By Chuck Griffin
John 6:25-35 (NLT)
They found him on the other side of the lake and asked, “Rabbi, when did you get here?”
Jesus replied, “I tell you the truth, you want to be with me because I fed you, not because you understood the miraculous signs. But don’t be so concerned about perishable things like food. Spend your energy seeking the eternal life that the Son of Man can give you. For God the Father has given me the seal of his approval.”
They replied, “We want to perform God’s works, too. What should we do?”
Jesus told them, “This is the only work God wants from you: Believe in the one he has sent.”
They answered, “Show us a miraculous sign if you want us to believe in you. What can you do? After all, our ancestors ate manna while they journeyed through the wilderness! The Scriptures say, ‘Moses gave them bread from heaven to eat.’”
Jesus said, “I tell you the truth, Moses didn’t give you bread from heaven. My Father did. And now he offers you the true bread from heaven. The true bread of God is the one who comes down from heaven and gives life to the world.”
“Sir,” they said, “give us that bread every day.”
Jesus replied, “I am the bread of life. Whoever comes to me will never be hungry again. Whoever believes in me will never be thirsty.”
You can live for the moment, or you can seek forever in the moment.
The crowds followed Jesus in part because he had demonstrated an ability to provide for their immediate needs. They hoped for ongoing provisions, along the lines of what the Israelites received in the desert for 40 years.
Now, let’s be clear—when people have immediate, pressing needs, it is hard for them to focus on much else. “How will I feed my children?” can be an overwhelming question.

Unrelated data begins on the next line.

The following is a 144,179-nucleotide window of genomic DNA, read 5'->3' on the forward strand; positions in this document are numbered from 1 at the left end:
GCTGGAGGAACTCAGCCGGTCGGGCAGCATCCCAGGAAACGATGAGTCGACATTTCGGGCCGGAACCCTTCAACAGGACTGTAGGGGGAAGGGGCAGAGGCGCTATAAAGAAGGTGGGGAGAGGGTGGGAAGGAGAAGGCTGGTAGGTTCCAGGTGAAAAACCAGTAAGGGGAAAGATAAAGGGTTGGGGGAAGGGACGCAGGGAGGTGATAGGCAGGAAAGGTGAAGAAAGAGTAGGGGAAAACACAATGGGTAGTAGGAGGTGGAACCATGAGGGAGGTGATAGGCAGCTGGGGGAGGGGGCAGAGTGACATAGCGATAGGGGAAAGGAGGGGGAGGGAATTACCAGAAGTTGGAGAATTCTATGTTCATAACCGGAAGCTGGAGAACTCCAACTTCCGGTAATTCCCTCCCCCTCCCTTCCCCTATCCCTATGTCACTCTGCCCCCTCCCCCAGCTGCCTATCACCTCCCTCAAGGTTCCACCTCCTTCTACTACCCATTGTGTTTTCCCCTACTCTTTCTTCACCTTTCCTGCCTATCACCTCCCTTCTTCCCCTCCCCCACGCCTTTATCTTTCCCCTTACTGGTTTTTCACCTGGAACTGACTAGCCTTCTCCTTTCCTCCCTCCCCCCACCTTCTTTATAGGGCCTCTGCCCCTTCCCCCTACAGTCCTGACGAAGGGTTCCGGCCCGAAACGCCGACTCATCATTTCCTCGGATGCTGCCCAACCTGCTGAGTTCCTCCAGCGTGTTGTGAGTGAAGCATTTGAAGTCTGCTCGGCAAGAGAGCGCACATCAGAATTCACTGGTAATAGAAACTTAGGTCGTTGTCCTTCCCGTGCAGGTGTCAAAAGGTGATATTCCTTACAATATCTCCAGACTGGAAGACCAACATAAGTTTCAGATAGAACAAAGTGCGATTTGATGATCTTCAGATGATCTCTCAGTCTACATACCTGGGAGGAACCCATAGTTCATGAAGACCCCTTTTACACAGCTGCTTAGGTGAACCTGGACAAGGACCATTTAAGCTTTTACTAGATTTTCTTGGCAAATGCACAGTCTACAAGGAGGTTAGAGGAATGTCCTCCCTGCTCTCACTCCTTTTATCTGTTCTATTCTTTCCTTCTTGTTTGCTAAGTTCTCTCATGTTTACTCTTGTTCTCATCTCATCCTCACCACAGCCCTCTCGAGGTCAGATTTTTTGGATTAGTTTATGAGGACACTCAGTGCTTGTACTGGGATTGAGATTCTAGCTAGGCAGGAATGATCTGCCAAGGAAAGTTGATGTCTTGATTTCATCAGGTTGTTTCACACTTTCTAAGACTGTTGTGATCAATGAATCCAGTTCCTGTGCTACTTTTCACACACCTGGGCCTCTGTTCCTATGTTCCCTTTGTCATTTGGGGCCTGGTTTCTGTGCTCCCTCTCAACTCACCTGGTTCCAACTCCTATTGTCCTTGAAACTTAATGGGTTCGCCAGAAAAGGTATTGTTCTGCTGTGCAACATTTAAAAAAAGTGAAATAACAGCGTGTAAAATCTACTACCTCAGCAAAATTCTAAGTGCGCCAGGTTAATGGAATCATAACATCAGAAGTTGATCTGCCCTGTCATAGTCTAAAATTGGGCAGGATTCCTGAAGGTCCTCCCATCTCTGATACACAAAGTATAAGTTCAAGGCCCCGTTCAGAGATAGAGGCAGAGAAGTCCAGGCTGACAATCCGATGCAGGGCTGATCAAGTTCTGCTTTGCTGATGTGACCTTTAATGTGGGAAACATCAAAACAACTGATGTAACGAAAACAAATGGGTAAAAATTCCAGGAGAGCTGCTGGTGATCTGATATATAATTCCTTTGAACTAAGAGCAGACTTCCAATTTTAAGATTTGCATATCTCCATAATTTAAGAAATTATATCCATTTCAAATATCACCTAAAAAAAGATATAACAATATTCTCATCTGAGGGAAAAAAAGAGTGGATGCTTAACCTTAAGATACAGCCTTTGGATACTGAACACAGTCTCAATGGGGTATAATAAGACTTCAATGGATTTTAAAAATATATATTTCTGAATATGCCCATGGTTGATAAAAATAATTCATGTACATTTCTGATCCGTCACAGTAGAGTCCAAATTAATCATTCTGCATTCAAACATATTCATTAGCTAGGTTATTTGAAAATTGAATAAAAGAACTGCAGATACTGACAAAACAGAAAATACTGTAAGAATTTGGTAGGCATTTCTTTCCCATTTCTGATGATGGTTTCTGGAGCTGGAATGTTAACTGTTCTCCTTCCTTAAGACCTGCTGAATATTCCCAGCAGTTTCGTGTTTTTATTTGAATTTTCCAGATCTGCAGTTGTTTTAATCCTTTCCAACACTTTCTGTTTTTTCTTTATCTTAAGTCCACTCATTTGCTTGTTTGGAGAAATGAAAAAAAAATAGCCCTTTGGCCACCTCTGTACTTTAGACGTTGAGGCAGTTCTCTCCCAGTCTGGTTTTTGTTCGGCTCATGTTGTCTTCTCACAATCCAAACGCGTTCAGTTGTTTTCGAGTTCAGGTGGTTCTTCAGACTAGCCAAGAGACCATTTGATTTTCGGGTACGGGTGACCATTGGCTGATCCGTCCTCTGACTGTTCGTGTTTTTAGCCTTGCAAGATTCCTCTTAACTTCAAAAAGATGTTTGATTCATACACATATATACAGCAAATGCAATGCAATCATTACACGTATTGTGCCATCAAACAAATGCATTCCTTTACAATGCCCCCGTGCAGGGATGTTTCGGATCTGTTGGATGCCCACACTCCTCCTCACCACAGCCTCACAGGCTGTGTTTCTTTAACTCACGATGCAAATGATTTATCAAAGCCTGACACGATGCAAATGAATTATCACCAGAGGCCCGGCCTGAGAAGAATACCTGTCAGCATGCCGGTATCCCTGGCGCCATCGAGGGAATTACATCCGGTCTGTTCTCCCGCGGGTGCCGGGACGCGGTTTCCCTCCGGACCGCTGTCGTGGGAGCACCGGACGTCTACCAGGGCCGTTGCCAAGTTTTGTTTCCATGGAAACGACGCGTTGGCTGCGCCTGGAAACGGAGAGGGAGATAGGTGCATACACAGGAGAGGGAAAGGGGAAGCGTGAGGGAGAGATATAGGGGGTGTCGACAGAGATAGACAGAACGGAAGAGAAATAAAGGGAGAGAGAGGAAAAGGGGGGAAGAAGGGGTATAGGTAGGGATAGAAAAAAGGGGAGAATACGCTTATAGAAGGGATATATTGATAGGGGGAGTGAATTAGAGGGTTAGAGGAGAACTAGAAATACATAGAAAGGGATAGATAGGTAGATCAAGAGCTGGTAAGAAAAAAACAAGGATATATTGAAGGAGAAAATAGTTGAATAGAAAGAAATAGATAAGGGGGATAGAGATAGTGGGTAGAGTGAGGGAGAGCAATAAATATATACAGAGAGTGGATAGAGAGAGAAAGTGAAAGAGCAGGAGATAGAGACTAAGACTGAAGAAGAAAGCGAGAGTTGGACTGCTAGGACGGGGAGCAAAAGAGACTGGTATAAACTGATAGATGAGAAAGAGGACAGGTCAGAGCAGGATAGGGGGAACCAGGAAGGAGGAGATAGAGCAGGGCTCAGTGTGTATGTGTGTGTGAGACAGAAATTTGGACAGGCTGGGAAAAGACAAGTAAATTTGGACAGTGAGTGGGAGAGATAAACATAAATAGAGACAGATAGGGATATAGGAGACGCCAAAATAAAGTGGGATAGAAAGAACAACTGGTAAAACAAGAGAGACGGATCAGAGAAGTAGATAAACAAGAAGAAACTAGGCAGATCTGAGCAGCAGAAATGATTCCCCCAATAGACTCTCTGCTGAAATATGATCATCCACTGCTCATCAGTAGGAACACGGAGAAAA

That’s why James wrote, “Suppose you see a brother or sister who has no food or clothing, and you say, ‘Good-bye and have a good day; stay warm and eat well’—but then you don’t give that person any food or clothing. What good does that do?” (James 2:15-16)
For the simple sake of goodness, we are called as Christians to get people beyond worrying about their basic needs. Such relief also directly supports the mission of the church. Where basic needs are met, people can then more easily think about broader concepts, like a relationship with God and salvation.
A lot of this sounds like Maslow’s Hierarchy of Needs. The Bible basically came up with the idea first. Jesus’ Matthean concept of the judgment amounts to a call to lift people out of their day-to-day worries.
Once we’ve acknowledged the basic relief we should provide, we then must stay very conscious of that all-important next step, understanding who we are in relation to God. Having our daily bread, it’s important to move on to a contemplation of the Bread of Life, God’s gift to us.
Through Jesus Christ, we are offered a daily experience of God and his eternally life-altering plan, and once we’re on the way to grasping what this means, we need to invite others to explore and accept salvation, too.
It’s all so exciting, so mind-boggling, that we might even find ourselves forgetting to eat.
Lord, where we see earthly needs, may we respond quickly, and where we see openings to offer your eternal grace, may we move with utmost speed. Amen.